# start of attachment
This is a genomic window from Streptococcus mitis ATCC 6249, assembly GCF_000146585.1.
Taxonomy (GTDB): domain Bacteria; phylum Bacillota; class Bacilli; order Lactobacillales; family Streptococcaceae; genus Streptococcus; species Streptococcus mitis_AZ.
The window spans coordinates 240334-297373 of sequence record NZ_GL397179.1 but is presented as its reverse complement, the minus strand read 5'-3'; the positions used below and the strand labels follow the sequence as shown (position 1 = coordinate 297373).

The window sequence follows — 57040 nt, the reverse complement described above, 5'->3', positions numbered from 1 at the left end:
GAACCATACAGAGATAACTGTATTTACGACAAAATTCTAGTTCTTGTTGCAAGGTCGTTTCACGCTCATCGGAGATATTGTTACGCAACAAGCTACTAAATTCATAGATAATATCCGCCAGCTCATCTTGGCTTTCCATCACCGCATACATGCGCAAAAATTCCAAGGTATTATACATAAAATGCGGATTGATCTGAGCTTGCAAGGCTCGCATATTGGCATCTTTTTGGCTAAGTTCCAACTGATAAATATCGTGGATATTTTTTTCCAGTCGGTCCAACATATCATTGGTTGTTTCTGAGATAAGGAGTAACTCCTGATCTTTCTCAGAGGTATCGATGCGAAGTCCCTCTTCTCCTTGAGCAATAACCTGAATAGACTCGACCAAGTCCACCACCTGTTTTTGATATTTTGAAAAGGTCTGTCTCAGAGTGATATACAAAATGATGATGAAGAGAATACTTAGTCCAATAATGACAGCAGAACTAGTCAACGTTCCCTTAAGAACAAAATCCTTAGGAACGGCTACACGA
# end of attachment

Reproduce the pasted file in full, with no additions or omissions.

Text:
This is a genomic window from Streptococcus mitis ATCC 6249, assembly GCF_000146585.1.
Taxonomy (GTDB): domain Bacteria; phylum Bacillota; class Bacilli; order Lactobacillales; family Streptococcaceae; genus Streptococcus; species Streptococcus mitis_AZ.
The window spans coordinates 240334-297373 of sequence record NZ_GL397179.1 but is presented as its reverse complement, the minus strand read 5'-3'; the positions used below and the strand labels follow the sequence as shown (position 1 = coordinate 297373).

The window sequence follows — 57040 nt, the reverse complement described above, 5'->3', positions numbered from 1 at the left end:
GAACCATACAGAGATAACTGTATTTACGACAAAATTCTAGTTCTTGTTGCAAGGTCGTTTCACGCTCATCGGAGATATTGTTACGCAACAAGCTACTAAATTCATAGATAATATCCGCCAGCTCATCTTGGCTTTCCATCACCGCATACATGCGCAAAAATTCCAAGGTATTATACATAAAATGCGGATTGATCTGAGCTTGCAAGGCTCGCATATTGGCATCTTTTTGGCTAAGTTCCAACTGATAAATATCGTGGATATTTTTTTCCAGTCGGTCCAACATATCATTGGTTGTTTCTGAGATAAGGAGTAACTCCTGATCTTTCTCAGAGGTATCGATGCGAAGTCCCTCTTCTCCTTGAGCAATAACCTGAATAGACTCGACCAAGTCCACCACCTGTTTTTGATATTTTGAAAAGGTCTGTCTCAGAGTGATATACAAAATGATGATGAAGAGAATACTTAGTCCAATAATGACAGCAGAACTAGTCAACGTTCCCTTAAGAACAAAATCCTTAGGAACGGCTACACGA